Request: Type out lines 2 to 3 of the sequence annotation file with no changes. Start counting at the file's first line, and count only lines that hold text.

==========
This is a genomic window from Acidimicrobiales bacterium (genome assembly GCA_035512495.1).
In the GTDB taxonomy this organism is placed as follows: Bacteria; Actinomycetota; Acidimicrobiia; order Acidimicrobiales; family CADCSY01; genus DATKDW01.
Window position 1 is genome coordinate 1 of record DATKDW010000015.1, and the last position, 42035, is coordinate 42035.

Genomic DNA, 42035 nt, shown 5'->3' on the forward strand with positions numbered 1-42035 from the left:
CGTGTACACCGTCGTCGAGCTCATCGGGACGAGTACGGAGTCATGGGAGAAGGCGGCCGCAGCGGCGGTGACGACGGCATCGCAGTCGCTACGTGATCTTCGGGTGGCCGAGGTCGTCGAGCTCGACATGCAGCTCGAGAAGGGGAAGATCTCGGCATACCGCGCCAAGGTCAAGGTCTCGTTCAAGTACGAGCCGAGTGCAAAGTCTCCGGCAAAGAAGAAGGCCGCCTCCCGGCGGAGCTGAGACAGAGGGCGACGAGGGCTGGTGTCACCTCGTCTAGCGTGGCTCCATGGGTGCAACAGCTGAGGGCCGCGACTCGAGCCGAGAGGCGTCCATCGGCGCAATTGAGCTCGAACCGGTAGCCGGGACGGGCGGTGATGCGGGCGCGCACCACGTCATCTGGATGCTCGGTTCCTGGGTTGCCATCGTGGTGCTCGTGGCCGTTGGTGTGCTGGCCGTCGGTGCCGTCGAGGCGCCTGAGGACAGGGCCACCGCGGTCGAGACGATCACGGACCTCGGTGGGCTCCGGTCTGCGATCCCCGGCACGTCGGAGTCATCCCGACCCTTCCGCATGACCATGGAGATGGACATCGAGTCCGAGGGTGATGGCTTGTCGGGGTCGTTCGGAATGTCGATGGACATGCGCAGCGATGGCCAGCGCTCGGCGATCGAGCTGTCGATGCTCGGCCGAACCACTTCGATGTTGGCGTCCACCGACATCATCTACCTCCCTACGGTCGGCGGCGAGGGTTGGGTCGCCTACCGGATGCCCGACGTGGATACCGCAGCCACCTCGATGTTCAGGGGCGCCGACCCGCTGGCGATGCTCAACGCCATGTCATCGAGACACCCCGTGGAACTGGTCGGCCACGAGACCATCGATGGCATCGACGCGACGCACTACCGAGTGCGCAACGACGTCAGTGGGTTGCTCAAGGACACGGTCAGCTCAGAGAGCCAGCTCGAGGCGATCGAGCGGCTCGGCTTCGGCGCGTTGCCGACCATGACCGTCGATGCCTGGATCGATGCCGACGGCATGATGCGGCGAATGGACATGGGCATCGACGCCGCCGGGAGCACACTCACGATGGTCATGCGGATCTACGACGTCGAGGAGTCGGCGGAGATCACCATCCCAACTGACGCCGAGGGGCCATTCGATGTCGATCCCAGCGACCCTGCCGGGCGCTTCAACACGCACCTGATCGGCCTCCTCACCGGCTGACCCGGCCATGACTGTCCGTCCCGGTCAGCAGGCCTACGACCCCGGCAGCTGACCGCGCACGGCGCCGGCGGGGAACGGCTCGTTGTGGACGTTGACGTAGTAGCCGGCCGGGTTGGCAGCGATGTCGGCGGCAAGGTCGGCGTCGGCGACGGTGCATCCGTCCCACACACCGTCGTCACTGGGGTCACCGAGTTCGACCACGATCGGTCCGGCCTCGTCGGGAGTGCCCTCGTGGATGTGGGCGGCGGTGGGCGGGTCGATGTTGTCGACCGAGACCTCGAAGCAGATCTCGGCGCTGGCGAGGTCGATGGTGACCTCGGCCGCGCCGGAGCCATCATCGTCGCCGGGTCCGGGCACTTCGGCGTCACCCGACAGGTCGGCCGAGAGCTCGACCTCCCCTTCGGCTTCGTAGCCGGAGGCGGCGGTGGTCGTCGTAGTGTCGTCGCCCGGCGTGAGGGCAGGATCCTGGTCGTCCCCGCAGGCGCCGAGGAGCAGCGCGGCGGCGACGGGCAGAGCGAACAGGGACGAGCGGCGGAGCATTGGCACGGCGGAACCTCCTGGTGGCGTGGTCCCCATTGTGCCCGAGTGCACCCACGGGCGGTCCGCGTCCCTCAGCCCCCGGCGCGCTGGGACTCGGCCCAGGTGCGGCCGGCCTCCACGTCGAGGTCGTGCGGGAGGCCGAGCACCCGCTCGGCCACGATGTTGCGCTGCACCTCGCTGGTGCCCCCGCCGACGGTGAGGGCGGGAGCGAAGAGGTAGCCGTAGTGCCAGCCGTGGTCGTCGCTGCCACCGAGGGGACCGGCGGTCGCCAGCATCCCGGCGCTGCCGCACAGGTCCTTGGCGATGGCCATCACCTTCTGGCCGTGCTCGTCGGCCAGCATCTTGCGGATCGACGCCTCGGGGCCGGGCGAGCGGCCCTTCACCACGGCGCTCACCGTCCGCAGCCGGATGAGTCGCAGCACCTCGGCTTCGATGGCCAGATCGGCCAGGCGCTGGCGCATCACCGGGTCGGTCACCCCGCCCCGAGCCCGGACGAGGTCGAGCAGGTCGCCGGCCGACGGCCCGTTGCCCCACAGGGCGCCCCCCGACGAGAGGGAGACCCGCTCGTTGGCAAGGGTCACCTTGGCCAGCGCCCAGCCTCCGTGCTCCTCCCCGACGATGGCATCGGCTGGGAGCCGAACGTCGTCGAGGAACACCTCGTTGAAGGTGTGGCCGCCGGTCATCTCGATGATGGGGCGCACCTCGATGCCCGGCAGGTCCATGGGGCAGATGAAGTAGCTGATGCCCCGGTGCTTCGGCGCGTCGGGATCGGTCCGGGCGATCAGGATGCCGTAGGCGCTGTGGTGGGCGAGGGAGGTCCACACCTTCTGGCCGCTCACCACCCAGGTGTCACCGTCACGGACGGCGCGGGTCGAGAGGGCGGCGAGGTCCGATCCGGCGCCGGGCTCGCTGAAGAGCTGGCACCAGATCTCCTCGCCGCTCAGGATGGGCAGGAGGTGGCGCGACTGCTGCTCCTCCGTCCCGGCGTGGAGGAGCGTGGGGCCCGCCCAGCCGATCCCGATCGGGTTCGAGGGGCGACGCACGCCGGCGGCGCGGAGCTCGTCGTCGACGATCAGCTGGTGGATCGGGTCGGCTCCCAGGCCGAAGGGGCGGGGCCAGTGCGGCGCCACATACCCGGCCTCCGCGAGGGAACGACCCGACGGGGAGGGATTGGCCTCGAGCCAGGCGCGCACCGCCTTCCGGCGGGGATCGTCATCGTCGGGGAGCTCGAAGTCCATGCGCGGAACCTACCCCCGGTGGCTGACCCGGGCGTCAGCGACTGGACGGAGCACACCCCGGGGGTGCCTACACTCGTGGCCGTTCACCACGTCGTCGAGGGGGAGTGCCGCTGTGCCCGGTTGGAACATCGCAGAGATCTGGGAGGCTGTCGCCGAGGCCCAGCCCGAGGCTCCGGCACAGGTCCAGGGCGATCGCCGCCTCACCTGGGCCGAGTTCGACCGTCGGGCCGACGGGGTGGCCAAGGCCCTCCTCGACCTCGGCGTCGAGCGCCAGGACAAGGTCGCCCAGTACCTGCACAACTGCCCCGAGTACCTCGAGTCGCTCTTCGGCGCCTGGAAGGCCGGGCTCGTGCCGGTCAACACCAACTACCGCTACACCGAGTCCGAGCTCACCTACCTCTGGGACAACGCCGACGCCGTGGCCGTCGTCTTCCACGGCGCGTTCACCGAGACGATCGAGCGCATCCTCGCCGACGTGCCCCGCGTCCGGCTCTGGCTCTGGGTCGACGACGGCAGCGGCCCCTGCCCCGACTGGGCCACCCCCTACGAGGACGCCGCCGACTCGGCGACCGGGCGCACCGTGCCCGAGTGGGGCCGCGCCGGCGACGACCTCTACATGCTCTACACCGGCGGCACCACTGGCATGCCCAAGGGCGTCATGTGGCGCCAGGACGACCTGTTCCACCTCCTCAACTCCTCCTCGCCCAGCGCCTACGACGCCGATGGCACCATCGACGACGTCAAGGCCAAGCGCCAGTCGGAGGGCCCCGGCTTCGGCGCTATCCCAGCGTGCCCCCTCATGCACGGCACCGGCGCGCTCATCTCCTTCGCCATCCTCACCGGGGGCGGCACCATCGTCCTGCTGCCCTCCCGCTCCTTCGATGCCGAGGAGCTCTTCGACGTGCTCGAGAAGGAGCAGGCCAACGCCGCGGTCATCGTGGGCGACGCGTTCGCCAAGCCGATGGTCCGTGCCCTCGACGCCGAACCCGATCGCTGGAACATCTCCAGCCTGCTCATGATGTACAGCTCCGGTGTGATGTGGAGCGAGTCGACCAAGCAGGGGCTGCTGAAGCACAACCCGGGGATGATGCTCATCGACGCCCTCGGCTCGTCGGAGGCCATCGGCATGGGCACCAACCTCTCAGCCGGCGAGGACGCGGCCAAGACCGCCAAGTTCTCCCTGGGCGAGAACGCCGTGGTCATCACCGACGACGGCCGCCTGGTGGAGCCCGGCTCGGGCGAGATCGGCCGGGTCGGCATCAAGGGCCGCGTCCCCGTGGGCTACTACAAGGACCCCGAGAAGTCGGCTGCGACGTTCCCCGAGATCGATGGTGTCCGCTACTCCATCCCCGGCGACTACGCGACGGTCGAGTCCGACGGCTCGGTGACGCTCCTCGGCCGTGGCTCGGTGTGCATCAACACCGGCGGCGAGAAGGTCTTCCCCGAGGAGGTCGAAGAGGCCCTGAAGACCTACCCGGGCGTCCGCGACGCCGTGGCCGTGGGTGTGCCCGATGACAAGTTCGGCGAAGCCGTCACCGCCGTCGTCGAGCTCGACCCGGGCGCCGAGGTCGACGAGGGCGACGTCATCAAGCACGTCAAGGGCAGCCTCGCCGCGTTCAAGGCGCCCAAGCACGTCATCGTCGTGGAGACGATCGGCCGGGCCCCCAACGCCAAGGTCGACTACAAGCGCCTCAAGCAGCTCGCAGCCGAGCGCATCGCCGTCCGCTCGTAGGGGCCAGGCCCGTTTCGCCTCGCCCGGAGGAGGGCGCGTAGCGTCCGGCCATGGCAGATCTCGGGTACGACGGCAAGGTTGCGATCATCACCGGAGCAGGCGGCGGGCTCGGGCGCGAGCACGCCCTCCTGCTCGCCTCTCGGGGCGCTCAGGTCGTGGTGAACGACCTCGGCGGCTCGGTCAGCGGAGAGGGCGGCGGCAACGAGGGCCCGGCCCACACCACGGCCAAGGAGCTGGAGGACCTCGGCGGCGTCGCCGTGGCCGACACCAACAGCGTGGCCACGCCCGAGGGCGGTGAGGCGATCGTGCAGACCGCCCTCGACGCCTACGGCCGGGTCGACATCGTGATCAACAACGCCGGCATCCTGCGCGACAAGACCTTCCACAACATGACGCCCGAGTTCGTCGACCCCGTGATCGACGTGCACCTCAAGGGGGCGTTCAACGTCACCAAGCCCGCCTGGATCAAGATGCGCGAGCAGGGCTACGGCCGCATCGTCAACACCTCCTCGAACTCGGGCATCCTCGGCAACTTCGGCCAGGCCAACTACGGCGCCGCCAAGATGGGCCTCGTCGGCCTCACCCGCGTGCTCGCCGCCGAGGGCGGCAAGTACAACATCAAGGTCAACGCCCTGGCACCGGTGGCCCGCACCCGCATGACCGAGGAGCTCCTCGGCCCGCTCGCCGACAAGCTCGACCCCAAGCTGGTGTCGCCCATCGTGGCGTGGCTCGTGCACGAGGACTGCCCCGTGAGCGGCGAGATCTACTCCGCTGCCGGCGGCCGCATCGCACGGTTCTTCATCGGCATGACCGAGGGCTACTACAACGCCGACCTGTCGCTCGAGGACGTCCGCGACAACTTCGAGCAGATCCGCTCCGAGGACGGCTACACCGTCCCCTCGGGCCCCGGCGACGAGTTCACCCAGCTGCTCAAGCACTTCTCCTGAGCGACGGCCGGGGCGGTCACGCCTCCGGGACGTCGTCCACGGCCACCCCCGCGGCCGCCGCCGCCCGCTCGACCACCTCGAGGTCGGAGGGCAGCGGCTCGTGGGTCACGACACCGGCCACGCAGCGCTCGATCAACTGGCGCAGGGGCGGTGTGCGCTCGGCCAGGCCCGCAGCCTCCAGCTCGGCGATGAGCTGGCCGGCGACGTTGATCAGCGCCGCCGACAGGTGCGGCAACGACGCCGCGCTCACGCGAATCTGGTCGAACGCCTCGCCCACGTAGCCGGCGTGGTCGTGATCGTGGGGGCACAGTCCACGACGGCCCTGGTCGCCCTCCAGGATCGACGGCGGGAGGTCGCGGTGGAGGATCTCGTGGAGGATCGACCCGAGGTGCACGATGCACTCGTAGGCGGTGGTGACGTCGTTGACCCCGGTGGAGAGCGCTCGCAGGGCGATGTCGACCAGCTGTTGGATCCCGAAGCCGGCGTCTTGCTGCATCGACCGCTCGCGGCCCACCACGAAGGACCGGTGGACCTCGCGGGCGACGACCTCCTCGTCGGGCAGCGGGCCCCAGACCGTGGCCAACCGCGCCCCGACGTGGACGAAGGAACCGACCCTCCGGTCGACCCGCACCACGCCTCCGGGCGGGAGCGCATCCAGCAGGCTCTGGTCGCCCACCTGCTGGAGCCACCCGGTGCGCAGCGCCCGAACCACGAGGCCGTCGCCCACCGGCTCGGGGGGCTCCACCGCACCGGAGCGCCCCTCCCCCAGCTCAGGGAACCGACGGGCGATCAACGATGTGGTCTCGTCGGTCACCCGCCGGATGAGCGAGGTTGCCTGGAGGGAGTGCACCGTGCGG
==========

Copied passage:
In the GTDB taxonomy this organism is placed as follows: Bacteria; Actinomycetota; Acidimicrobiia; order Acidimicrobiales; family CADCSY01; genus DATKDW01.
Window position 1 is genome coordinate 1 of record DATKDW010000015.1, and the last position, 42035, is coordinate 42035.